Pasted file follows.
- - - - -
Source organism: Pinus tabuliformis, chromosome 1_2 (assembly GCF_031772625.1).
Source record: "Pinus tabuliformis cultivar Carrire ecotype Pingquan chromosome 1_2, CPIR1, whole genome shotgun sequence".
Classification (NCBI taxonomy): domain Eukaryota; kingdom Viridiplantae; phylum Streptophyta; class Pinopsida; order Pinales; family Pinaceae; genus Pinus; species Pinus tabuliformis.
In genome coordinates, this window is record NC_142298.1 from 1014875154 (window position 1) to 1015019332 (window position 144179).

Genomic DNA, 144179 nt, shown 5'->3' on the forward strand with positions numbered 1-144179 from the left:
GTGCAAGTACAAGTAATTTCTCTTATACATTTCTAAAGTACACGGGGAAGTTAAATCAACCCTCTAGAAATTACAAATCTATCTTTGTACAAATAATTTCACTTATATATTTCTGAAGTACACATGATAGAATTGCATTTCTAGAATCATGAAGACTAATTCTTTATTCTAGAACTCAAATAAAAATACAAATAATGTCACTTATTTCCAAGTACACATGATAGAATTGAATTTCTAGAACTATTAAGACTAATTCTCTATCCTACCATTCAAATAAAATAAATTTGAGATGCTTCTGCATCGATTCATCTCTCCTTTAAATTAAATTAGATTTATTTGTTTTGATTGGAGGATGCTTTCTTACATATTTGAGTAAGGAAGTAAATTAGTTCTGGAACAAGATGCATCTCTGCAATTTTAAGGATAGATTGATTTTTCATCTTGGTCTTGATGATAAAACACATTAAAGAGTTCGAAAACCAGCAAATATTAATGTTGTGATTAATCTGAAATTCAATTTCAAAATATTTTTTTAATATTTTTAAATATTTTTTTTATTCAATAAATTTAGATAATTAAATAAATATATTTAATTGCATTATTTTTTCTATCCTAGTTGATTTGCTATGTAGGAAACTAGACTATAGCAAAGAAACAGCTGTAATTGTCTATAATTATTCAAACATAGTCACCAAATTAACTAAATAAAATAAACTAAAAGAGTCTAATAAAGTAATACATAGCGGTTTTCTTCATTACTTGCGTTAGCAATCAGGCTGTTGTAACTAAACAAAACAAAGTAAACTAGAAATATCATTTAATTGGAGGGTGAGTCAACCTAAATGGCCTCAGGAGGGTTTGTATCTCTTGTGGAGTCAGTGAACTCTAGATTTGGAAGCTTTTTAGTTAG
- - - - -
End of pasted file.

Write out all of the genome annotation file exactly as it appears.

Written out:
Source organism: Pinus tabuliformis, chromosome 1_2 (assembly GCF_031772625.1).
Source record: "Pinus tabuliformis cultivar Carrire ecotype Pingquan chromosome 1_2, CPIR1, whole genome shotgun sequence".
Classification (NCBI taxonomy): domain Eukaryota; kingdom Viridiplantae; phylum Streptophyta; class Pinopsida; order Pinales; family Pinaceae; genus Pinus; species Pinus tabuliformis.
In genome coordinates, this window is record NC_142298.1 from 1014875154 (window position 1) to 1015019332 (window position 144179).

Genomic DNA, 144179 nt, shown 5'->3' on the forward strand with positions numbered 1-144179 from the left:
GTGCAAGTACAAGTAATTTCTCTTATACATTTCTAAAGTACACGGGGAAGTTAAATCAACCCTCTAGAAATTACAAATCTATCTTTGTACAAATAATTTCACTTATATATTTCTGAAGTACACATGATAGAATTGCATTTCTAGAATCATGAAGACTAATTCTTTATTCTAGAACTCAAATAAAAATACAAATAATGTCACTTATTTCCAAGTACACATGATAGAATTGAATTTCTAGAACTATTAAGACTAATTCTCTATCCTACCATTCAAATAAAATAAATTTGAGATGCTTCTGCATCGATTCATCTCTCCTTTAAATTAAATTAGATTTATTTGTTTTGATTGGAGGATGCTTTCTTACATATTTGAGTAAGGAAGTAAATTAGTTCTGGAACAAGATGCATCTCTGCAATTTTAAGGATAGATTGATTTTTCATCTTGGTCTTGATGATAAAACACATTAAAGAGTTCGAAAACCAGCAAATATTAATGTTGTGATTAATCTGAAATTCAATTTCAAAATATTTTTTTAATATTTTTAAATATTTTTTTTATTCAATAAATTTAGATAATTAAATAAATATATTTAATTGCATTATTTTTTCTATCCTAGTTGATTTGCTATGTAGGAAACTAGACTATAGCAAAGAAACAGCTGTAATTGTCTATAATTATTCAAACATAGTCACCAAATTAACTAAATAAAATAAACTAAAAGAGTCTAATAAAGTAATACATAGCGGTTTTCTTCATTACTTGCGTTAGCAATCAGGCTGTTGTAACTAAACAAAACAAAGTAAACTAGAAATATCATTTAATTGGAGGGTGAGTCAACCTAAATGGCCTCAGGAGGGTTTGTATCTCTTGTGGAGTCAGTGAACTCTAGATTTGGAAGCTTTTTAGTTAG